How to 'Pick Your Battles' When Your Child Receives Special Education Services
When I think about special education from a broader perspective, my thoughts often turn to a dilemma faced by those of us who love and support students with disabilities: How far can (should) we push the school team? Are we supposed to fight every battle? If not, then when and where is it OK to let it go?
I think most parents and advocates understand that we need to be persistent about protecting the student’s rights and pressing to get them the supports and services they need. However, we can’t be in a state of constant, total war with schools. Compromise, accommodation, and acceptance are sometimes necessary.
So, it’s not a question of if or whether we push, but of what and when and where. In other words, where should you compromise and what is acceptable to accommodate? What should you forgive and when should you fight? There are, of course, rarely any “right” answers or easy solutions. However, I believe there are some principles that might be helpful to guide conversations and shape decisions.
Concerns Involving Restraints, Seclusion, and/or Suspension Need to Be Addressed Immediately
So-called “aversive interventions” include physical restraints (e.g., “therapeutic holds,” “child control,” “crisis interventions”) and seclusion (e.g., “time-out” room, “quiet” room, “calming” space). Students with disabilities have special protections from school discipline, but are sometimes suspended for “misconduct” that arises from the nature of their disability and/or the school’s failure to provide proper supports.
If you have reason to believe restraints or seclusion are being used, and/or if the student is being suspended or disciplined, this should be addressed with the school right away. Restraints and seclusion have been shown to be ineffective in addressing challenging behavior and are harmful to students. You should check the law in your state, and there is pending federal legislation that will (hopefully) help better protect students, but parents and advocates must push to ensure that restraints and seclusion are only used in genuine emergencies, if at all, and never as a substitute for systematic behavior supports. Likewise, suspensions and discipline are not to be used in place of proper skill-building supports and services.
You can’t compromise concerns about restraint, seclusion, and suspension. These interventions deny the student access to their education and, as if that wasn’t enough, they jeopardize emotional, psychological, and sometimes physical well-being. If you believe your student has been (or is being) restrained, secluded, and/or suspended, you should insist on an immediate conference to review the student’s behavior plan and examine the supports and services, including whether a behavior expert is needed to help address the student’s needs positively and proactively. You should also consider consulting an attorney or advocate.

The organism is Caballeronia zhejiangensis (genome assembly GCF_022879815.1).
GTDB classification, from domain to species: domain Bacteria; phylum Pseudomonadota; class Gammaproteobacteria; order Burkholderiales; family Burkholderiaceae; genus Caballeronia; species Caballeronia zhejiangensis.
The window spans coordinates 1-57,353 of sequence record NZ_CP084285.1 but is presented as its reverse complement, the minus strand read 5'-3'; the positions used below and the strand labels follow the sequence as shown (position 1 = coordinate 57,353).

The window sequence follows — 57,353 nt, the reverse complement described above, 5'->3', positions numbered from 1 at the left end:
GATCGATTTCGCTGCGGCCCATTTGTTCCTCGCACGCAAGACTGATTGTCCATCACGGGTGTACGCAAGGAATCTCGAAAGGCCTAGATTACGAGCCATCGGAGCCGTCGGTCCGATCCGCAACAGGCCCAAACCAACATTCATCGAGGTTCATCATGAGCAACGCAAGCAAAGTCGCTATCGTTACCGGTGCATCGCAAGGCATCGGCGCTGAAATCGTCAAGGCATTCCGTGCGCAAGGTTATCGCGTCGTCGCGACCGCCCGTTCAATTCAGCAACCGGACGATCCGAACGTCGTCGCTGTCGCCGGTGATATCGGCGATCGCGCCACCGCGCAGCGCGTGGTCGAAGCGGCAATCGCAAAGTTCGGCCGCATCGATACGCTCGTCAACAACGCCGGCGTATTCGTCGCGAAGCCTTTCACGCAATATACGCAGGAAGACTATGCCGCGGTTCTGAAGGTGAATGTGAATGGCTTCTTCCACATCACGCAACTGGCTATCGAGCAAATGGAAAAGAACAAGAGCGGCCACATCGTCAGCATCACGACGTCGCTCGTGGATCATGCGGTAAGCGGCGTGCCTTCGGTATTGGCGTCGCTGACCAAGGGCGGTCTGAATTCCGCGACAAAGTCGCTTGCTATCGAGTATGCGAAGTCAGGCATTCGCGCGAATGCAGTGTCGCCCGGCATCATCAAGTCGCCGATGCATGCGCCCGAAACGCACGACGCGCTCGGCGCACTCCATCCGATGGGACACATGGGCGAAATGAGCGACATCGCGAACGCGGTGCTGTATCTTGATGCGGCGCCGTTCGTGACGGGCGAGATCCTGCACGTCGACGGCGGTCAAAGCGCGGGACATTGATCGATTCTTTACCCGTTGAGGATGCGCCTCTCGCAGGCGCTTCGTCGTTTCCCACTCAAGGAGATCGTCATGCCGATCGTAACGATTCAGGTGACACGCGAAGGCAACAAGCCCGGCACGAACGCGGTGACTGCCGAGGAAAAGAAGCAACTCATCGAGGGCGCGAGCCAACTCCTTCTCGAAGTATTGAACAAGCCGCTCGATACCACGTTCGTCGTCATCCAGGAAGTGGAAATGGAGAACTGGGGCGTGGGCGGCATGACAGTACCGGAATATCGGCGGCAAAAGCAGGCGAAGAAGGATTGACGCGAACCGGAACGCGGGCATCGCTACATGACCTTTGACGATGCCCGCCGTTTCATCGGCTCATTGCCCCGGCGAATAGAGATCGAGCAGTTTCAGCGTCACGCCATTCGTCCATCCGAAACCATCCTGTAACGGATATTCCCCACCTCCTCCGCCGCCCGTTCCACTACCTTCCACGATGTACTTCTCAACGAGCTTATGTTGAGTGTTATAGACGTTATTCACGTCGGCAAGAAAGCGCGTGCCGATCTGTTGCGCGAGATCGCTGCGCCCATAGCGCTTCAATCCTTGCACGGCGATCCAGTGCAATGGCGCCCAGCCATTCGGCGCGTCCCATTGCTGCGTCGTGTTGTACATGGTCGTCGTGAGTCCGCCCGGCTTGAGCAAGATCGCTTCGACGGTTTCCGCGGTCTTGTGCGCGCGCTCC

Concerns Involving Program and/or Placement Need to Be Addressed
Under the special education law, the student’s “Individualized Education Program” (IEP) includes an educational placement and describes the supports and services the student needs to receive a “Free Appropriate Public Education” (FAPE). The IEP is created by a committee of people knowledgeable about the student and his disability. The committee must include the student’s parent/guardian.
Under the law, parents/guardians are entitled to “meaningful participation” in developing the IEP. If the parent/guardian disagrees with program and/or placement, they have the right to initiate a legal proceeding to have an impartial hearing officer review the record and decide whether the school followed the law.
Common questions about placement include:
- Is the student being educated in the “least restrictive environment,” as the law requires? Is the student being given meaningful opportunities to learn and live with students without disabilities? If not, why not?
- Is the student attending the school they would attend if they did not have a disability? If not, why not? Is the placement as close as possible to the student’s home? If not, why not?
- Is the student making meaningful progress in their current placement? If not, why not?
Some common questions about program:
- Is the student identified as a “student with a disability” under the special education law? If not, should they be?
- Is the student being provided with the supports and services he needs to make progress that is “appropriately ambitious” in light of their circumstances?
- For example, does the student need (or need more) support from a special education teacher, teaching assistant or teacher’s aide, speech-language pathologist, occupational therapist, physical therapist, school counselor, reading specialist, and/or behavioral specialist? What about sensory supports? What about assistive technology? What about modified materials and/or curriculum?